I was flattered to read about my talk "Intelligent Design and the Origin of Life" in your write-up of the Cambridge "Cosmos and Creator" conference ["Science Gets Religion," Sept. 12]. The debate about the detectability of intelligent design in living organisms was, indeed, one of the most interesting and provocative parts of the event. Unfortunately, the quotation attributed to me obscures both my views and the nature of the debate.
Writer Jo Kadlecek correctly reports my criticism of biologists who resist the possibility that intelligent design played a role in the origin of life. She gives the impression, however, that I criticize them for demanding specific "evidence for design," then has me justifying intelligent design on the grounds that "there are many theories in science that include unobservable evidence from which we derive indirect inferences."
Had I attempted to justify intelligent design by reference to "unobservable evidence," then I suppose Dr. Peacocke, whom she quotes, would have been justified in calling my views "hogwash." Instead, much of the talk I gave with polymer scientist Walter Bradley concerned the evidence that supports the design hypothesis--in particular, the encoded information in DNA and the functional complexity of the cell.
It is true I criticized some biologists for "resisting" the design hypothesis, but I did so on grounds that they ignore, rather than demand, specific evidences. As I explained at the conference, 40 years of research have left chemical evolutionary theorists progressively more, not less, befuddled by the origin of life. The design hypothesis is resisted, not because there is a good, naturalistic explanation for lifes origin, but because certain arbitrary "rules" prohibit consideration of theories that refer to creative intelligence. In short, resistance to intelligent design derives from philosophical convention, not observed evidence.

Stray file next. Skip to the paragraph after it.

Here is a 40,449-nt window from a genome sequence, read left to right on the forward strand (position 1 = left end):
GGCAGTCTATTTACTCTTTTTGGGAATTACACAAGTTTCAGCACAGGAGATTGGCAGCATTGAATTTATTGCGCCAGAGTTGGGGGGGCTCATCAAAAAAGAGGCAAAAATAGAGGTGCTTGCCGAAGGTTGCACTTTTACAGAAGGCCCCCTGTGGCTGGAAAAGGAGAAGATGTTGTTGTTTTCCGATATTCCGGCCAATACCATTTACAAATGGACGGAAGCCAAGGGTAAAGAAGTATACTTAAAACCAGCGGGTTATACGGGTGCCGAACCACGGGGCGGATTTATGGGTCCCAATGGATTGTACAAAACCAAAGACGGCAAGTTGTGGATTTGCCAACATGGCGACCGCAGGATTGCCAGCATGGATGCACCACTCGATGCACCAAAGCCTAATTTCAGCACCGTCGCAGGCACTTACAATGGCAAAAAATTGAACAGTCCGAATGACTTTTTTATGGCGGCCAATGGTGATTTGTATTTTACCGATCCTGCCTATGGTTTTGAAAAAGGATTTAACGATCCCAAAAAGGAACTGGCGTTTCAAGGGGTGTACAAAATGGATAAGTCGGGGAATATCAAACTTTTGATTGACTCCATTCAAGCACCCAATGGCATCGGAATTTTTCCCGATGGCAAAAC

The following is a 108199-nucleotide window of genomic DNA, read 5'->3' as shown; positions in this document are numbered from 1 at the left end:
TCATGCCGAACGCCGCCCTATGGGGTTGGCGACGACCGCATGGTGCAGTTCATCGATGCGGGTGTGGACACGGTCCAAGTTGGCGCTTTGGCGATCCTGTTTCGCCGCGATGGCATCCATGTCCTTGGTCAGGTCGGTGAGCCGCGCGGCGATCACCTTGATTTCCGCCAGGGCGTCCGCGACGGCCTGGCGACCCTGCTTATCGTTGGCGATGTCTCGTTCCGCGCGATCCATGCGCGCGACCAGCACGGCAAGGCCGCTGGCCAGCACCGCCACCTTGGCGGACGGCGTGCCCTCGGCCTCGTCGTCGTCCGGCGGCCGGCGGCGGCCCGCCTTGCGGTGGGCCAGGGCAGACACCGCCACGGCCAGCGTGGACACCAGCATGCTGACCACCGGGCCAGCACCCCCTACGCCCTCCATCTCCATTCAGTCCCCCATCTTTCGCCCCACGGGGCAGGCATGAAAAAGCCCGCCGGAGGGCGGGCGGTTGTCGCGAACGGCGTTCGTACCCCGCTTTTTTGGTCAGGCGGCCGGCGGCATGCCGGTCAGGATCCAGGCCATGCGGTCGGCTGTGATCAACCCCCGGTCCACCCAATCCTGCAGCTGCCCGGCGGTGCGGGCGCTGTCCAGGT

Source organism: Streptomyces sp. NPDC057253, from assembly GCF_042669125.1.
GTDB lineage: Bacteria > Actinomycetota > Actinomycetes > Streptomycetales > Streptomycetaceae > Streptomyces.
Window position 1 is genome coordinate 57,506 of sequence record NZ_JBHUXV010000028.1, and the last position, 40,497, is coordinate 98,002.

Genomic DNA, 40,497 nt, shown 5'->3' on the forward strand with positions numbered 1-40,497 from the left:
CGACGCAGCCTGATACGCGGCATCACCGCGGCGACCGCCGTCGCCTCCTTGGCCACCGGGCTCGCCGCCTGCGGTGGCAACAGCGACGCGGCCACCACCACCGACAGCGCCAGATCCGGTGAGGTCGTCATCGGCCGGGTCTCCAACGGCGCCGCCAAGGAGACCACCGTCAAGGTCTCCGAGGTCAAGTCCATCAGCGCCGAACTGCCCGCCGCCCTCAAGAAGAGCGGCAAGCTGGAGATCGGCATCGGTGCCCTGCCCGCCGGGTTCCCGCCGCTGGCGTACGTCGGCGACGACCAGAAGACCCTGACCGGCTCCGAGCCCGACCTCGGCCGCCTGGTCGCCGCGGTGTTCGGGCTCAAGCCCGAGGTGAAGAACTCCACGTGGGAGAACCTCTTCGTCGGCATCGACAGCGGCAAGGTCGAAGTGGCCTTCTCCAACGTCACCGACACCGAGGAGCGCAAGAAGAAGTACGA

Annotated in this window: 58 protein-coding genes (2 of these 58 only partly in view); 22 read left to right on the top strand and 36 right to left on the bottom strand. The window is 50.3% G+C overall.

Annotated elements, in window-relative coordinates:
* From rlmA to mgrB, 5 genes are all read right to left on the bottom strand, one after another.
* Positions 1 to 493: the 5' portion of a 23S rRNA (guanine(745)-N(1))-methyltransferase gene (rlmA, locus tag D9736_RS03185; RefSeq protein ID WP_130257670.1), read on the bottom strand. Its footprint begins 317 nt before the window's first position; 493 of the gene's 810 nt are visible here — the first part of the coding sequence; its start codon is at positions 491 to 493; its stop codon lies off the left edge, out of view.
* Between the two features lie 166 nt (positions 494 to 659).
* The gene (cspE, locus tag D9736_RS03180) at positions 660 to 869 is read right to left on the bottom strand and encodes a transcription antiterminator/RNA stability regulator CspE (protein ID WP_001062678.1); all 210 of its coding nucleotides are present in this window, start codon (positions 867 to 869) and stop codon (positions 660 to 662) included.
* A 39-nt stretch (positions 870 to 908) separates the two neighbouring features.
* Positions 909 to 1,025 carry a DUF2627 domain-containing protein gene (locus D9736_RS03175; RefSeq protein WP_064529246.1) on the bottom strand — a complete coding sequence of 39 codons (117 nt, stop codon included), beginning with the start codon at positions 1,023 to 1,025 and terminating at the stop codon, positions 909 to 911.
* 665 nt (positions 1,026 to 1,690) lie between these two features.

I can understand how confusion about my statements might have arisen. I did say that scientists often infer unobservable entities such as quarks, forces, magnetic fields, and ancient mutations. But I also stated that such inferences in science are based on observable evidence. Scientists often infer the unobservable from the observable.
Prof. Stephen C. Meyer
Copyright 1994 Stephen C. Meyer. All
rights reserved. International copyright secured.
File Date: 11.18.98